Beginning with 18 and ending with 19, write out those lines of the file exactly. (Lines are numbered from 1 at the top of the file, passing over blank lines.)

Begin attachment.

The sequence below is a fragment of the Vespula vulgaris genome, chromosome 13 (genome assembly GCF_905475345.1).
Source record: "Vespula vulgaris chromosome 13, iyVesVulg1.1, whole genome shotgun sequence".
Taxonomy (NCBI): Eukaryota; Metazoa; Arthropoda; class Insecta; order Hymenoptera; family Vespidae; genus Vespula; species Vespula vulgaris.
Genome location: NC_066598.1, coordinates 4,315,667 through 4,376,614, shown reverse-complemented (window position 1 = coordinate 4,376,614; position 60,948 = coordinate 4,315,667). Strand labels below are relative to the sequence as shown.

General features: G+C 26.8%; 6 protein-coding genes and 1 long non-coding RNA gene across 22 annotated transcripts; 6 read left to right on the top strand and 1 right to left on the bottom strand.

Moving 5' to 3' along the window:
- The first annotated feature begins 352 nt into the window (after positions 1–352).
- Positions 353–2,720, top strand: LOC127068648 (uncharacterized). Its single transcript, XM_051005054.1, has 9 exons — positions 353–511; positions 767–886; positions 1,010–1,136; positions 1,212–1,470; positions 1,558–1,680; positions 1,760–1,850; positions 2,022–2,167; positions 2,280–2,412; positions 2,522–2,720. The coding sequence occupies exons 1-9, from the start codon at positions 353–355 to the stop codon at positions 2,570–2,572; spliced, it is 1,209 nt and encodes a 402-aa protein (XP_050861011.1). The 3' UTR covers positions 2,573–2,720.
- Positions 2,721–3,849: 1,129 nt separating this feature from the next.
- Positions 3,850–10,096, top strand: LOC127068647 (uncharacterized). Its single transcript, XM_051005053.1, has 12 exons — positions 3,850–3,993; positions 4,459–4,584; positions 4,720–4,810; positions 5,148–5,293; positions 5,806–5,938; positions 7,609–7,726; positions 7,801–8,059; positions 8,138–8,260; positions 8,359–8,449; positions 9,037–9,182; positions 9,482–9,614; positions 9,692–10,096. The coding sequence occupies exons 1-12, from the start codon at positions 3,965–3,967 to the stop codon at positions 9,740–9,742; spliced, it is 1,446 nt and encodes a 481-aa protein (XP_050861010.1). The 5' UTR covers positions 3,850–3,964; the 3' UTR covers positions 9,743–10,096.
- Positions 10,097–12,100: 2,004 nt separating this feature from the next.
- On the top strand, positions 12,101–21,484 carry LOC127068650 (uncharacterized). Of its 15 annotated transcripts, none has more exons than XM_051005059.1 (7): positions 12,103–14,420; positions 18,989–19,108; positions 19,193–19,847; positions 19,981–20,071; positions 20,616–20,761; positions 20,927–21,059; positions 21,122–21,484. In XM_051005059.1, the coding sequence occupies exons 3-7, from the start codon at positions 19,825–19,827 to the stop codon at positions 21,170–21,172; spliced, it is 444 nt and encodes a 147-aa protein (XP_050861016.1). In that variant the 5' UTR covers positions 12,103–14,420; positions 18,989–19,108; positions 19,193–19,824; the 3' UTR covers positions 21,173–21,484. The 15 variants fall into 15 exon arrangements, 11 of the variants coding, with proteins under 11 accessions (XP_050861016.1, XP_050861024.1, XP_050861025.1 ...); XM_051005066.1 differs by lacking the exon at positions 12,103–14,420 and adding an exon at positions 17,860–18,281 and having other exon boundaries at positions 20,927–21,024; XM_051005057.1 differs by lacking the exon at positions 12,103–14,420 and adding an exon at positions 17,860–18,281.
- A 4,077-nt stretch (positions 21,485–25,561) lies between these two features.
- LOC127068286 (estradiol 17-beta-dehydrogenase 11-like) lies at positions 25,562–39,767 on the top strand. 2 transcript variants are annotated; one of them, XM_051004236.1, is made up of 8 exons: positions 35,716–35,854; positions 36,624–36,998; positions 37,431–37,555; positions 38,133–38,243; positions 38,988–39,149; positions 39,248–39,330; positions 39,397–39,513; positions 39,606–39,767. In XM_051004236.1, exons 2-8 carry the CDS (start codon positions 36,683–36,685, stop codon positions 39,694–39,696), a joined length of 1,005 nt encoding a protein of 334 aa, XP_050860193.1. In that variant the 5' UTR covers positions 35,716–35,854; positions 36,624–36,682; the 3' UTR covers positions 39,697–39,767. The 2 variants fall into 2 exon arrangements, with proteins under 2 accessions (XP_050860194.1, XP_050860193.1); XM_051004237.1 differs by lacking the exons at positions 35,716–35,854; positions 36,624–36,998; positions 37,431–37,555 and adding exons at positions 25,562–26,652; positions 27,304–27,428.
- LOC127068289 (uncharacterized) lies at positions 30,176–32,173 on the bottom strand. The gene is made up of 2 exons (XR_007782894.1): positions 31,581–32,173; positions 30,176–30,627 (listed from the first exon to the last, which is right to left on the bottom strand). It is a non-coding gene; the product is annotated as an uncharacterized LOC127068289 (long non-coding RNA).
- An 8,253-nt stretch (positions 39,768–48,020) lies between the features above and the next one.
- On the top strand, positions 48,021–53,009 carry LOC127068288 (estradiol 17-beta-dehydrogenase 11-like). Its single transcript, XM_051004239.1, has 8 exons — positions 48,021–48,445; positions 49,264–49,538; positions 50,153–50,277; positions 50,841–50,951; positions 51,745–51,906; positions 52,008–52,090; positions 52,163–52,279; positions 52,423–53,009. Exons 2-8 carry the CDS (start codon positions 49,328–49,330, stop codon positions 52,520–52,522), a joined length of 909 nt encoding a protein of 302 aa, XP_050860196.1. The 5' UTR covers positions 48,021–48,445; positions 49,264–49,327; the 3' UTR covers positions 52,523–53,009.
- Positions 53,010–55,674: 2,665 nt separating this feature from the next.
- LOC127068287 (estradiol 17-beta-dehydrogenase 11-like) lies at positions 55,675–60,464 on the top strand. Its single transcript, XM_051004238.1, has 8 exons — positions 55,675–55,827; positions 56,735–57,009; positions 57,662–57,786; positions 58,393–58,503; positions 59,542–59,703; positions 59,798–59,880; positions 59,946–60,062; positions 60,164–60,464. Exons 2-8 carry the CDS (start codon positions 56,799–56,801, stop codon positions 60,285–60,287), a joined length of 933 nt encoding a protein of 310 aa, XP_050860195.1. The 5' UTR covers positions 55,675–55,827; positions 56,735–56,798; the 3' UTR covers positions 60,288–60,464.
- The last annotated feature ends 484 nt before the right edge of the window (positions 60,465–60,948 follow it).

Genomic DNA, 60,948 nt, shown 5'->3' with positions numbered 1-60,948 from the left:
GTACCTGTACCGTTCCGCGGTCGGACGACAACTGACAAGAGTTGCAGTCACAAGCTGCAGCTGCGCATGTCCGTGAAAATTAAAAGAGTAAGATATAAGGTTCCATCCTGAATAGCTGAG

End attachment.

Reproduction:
- Positions 53,010–55,674: 2,665 nt separating this feature from the next.
- LOC127068287 (estradiol 17-beta-dehydrogenase 11-like) lies at positions 55,675–60,464 on the top strand. Its single transcript, XM_051004238.1, has 8 exons — positions 55,675–55,827; positions 56,735–57,009; positions 57,662–57,786; positions 58,393–58,503; positions 59,542–59,703; positions 59,798–59,880; positions 59,946–60,062; positions 60,164–60,464. Exons 2-8 carry the CDS (start codon positions 56,799–56,801, stop codon positions 60,285–60,287), a joined length of 933 nt encoding a protein of 310 aa, XP_050860195.1. The 5' UTR covers positions 55,675–55,827; positions 56,735–56,798; the 3' UTR covers positions 60,288–60,464.